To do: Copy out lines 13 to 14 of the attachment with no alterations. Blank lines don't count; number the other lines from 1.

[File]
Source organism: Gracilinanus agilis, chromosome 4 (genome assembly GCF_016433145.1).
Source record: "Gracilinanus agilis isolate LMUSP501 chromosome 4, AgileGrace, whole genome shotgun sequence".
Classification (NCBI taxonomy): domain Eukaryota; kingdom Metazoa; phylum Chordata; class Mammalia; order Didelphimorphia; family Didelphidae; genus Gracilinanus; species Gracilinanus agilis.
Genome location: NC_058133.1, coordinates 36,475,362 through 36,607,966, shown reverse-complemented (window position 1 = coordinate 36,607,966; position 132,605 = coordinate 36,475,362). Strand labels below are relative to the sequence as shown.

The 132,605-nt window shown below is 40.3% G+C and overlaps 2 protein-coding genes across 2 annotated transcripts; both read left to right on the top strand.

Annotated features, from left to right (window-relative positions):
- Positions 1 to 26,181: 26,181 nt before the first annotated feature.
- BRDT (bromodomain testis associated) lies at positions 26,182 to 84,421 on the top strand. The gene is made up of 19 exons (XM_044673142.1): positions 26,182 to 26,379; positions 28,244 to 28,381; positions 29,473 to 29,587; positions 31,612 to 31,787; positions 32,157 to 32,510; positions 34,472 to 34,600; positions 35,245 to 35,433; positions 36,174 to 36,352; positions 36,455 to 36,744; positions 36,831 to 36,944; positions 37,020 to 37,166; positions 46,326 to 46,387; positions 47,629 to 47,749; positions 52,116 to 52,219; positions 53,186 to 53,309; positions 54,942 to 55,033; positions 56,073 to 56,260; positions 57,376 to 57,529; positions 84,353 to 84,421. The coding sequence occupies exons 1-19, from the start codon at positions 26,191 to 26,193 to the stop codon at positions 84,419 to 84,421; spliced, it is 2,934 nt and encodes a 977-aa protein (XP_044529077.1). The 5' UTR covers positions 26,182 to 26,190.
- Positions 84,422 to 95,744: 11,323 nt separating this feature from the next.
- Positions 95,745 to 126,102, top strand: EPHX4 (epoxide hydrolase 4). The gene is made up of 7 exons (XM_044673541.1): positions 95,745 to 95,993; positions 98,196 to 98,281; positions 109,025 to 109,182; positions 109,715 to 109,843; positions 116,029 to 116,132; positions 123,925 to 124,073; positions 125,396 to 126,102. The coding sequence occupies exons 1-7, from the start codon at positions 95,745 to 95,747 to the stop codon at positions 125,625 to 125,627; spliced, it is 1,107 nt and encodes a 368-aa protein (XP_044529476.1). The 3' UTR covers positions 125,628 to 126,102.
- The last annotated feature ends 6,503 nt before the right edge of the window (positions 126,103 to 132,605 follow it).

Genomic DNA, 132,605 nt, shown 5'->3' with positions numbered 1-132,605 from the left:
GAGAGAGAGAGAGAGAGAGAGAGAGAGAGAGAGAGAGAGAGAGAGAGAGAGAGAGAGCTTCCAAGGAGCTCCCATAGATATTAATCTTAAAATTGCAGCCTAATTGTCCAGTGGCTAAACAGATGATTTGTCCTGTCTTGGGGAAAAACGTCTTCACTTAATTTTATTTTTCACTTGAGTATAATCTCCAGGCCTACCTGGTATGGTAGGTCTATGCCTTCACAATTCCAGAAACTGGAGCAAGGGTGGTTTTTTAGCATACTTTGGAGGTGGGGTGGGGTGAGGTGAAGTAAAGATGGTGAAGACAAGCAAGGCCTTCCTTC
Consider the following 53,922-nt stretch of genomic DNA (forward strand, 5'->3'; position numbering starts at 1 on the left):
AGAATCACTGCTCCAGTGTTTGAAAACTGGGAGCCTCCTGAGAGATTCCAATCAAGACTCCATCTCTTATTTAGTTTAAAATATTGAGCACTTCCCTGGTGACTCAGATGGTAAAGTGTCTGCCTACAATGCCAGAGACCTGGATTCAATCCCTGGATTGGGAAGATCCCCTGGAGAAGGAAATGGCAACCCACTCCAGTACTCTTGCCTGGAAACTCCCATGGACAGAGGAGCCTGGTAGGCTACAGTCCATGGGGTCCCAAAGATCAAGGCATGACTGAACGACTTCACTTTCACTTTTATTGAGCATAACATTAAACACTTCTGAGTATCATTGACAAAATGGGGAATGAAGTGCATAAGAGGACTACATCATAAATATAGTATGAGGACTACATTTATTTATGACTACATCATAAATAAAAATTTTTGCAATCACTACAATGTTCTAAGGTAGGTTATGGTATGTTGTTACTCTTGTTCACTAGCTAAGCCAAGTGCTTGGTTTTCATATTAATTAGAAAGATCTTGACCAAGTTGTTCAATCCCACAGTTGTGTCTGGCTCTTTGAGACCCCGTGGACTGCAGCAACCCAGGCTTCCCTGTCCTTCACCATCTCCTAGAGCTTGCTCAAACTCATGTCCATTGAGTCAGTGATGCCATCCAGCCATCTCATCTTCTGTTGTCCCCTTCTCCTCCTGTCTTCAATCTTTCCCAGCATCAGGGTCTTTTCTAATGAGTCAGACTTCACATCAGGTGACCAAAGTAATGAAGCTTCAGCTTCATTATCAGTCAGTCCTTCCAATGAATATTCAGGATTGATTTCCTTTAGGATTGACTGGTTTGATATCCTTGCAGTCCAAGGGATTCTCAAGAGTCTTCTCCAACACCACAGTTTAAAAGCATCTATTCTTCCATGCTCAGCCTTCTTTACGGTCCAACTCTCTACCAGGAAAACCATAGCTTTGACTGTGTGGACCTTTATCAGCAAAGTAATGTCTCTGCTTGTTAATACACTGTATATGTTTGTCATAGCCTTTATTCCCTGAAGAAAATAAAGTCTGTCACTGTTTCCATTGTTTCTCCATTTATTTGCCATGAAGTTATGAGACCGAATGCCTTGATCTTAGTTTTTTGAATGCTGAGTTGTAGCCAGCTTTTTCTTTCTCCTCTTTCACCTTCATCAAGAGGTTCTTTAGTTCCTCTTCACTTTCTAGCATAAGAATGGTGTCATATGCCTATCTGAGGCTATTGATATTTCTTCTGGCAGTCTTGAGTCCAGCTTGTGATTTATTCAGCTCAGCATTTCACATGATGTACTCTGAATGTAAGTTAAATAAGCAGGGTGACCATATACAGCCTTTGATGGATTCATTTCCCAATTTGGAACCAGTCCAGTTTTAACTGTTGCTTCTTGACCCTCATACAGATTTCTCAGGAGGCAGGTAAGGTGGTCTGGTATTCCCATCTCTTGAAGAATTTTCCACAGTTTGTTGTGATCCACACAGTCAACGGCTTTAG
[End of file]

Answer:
GAGAGAGAGAGAGAGAGAGAGAGAGAGAGAGAGAGAGAGAGAGAGAGAGAGAGAGAGCTTCCAAGGAGCTCCCATAGATATTAATCTTAAAATTGCAGCCTAATTGTCCAGTGGCTAAACAGATGATTTGTCCTGTCTTGGGGAAAAACGTCTTCACTTAATTTTATTTTTCACTTGAGTATAATCTCCAGGCCTACCTGGTATGGTAGGTCTATGCCTTCACAATTCCAGAAACTGGAGCAAGGGTGGTTTTTTAGCATACTTTGGAGGTGGGGTGGGGTGAGGTGAAGTAAAGATGGTGAAGACAAGCAAGGCCTTCCTTC
Consider the following 53,922-nt stretch of genomic DNA (forward strand, 5'->3'; position numbering starts at 1 on the left):